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[liberationtech] New Book: Critical Theory and the Digital

Andrés Leopoldo Pacheco Sanfuentes alps6085 at
Wed Feb 26 05:52:11 PST 2014

Sorry for this email with no real content than a big "like," "retweet," and
"plus one" to Hellekin's response to Dr. Berry.

And since someone quoted the great Michel Foucault, I invoke his statement
on the duty  of intellectuals as purveyors of ammunition to debunk the
status quo and advance the cause of freedom and liberty for all. What good
is ammunition if it is too costly to be used by the masses against their
oppressors? It would become a museum piece!
On Feb 25, 2014 7:26 PM, "hellekin" <hellekin at> wrote:

> Hash: SHA512
> On 02/25/2014 08:31 PM, David Berry wrote:
> >
> > Books want to be free. They may be costly to make, edit, proofread
> > and copyedit, distribute, etc. but it only takes a visit to the
> > library with a smartphone and an app or someone able to hack the
> > DRM in the ePub to change the situation. This is the argument of
> > this book, and I think the point of liberation tech too.
> >
> *** The author calling for piracy reminds me of a software company...
> Ah, yes, Microshaft.  It would be so much better if the author would
> provide a way for himself and others to not have to break the law in
> order to access his argument promoting cracking DRM to change the
> situation.
> Some authors are very successful selling books online for a dollar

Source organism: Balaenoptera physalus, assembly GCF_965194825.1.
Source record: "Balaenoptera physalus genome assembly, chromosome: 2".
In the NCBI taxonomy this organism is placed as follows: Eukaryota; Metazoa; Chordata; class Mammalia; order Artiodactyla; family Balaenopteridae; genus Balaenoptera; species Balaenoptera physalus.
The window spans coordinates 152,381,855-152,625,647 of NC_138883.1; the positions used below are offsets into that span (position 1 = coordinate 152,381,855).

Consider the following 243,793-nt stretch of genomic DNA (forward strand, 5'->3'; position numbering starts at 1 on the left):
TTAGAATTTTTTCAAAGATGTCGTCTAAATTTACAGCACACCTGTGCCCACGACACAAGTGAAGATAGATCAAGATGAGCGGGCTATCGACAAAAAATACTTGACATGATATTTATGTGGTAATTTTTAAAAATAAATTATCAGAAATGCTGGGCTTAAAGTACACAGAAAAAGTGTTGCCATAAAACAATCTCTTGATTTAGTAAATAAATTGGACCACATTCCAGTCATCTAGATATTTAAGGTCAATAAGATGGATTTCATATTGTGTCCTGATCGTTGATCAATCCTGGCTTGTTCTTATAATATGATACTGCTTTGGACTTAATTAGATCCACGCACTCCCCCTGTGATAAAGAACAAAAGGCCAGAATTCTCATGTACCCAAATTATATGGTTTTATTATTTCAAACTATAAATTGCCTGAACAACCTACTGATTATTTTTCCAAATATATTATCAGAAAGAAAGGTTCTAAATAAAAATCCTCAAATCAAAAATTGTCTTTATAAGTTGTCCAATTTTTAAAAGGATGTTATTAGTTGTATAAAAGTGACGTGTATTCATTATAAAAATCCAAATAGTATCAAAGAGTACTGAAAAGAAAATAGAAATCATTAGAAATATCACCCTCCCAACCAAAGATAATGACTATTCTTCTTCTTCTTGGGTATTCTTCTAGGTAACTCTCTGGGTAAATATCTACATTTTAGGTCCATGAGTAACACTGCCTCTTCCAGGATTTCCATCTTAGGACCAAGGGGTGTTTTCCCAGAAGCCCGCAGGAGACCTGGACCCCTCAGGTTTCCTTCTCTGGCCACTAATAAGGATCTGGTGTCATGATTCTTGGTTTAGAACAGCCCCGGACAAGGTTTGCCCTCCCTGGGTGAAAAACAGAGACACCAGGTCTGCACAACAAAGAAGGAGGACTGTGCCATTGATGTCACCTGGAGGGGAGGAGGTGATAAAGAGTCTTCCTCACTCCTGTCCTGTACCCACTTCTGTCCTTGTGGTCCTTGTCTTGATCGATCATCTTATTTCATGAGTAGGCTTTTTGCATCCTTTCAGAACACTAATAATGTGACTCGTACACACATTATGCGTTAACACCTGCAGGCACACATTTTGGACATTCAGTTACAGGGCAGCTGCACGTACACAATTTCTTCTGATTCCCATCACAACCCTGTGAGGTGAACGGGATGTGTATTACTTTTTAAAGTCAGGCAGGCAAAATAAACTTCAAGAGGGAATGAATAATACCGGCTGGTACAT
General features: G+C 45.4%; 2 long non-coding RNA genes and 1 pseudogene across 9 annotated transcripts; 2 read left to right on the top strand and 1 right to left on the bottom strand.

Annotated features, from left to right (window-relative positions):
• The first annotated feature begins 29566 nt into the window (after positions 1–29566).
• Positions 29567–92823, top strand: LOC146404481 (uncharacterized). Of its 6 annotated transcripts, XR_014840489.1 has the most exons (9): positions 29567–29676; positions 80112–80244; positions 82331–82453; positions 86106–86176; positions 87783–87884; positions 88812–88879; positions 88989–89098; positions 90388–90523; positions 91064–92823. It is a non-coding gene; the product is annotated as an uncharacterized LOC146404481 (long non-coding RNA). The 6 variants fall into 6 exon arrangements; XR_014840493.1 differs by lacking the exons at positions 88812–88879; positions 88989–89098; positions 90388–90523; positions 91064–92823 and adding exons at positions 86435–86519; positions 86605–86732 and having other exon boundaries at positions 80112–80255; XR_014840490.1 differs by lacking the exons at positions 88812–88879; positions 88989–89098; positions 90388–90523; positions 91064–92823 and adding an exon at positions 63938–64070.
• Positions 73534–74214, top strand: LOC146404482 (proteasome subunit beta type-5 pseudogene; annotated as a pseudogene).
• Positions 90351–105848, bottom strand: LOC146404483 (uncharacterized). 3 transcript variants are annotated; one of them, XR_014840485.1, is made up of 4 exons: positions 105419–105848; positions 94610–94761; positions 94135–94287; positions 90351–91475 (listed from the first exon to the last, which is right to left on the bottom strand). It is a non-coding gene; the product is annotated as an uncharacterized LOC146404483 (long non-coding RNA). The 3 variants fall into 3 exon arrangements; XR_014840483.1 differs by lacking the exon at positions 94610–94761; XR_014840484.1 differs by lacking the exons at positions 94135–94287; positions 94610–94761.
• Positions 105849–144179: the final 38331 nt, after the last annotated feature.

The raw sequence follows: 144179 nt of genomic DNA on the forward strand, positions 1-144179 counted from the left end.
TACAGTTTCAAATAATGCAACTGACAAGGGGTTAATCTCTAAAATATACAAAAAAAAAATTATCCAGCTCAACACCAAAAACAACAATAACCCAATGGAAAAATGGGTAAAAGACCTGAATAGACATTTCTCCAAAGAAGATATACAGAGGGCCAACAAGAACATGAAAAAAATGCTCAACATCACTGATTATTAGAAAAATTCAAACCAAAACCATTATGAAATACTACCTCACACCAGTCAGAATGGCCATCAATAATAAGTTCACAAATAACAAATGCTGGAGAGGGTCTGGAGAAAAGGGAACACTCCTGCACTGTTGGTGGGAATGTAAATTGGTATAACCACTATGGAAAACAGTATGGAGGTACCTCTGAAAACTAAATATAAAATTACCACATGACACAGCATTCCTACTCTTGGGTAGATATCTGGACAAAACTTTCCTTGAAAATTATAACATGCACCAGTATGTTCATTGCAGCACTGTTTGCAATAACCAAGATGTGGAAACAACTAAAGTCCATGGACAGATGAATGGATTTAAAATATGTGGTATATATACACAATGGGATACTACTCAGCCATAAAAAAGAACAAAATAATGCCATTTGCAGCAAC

> fifty, while providing a gratis download as well (on-line is the new
> library) and nourishing the Creative Commons without using nor
> encouraging the use of bad technology that works against the culture
> they're willing to promote. How much does the DRM cost in the process
> of delivering books at 44 cents a page?
> Then again, what is liberating in pirating copyrighted materials?
> If the argument of the book is to pirate it, then how do you want the
> people who make, edit, proofread and copyedit, distribute, etc. make a
> living out of their--your work?
> Of course, if you're already paid by the University, it's another
> story, but I doubt the whole chain is thriving on taxpayers' money.
> The point of LiberationTech, as far as I understood it, is not to
> pirate proprietary systems, but to create free systems. One of the
> arguments that has been repeated many times on this list is that any
> proprietary software making it to the list is not worth mentioning,
> because, not being free, it's not secure, and therefore cannot be
> considered a part of the liberating toolset.
> Cheers,
> ==
> hk
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> =e4d8
> --
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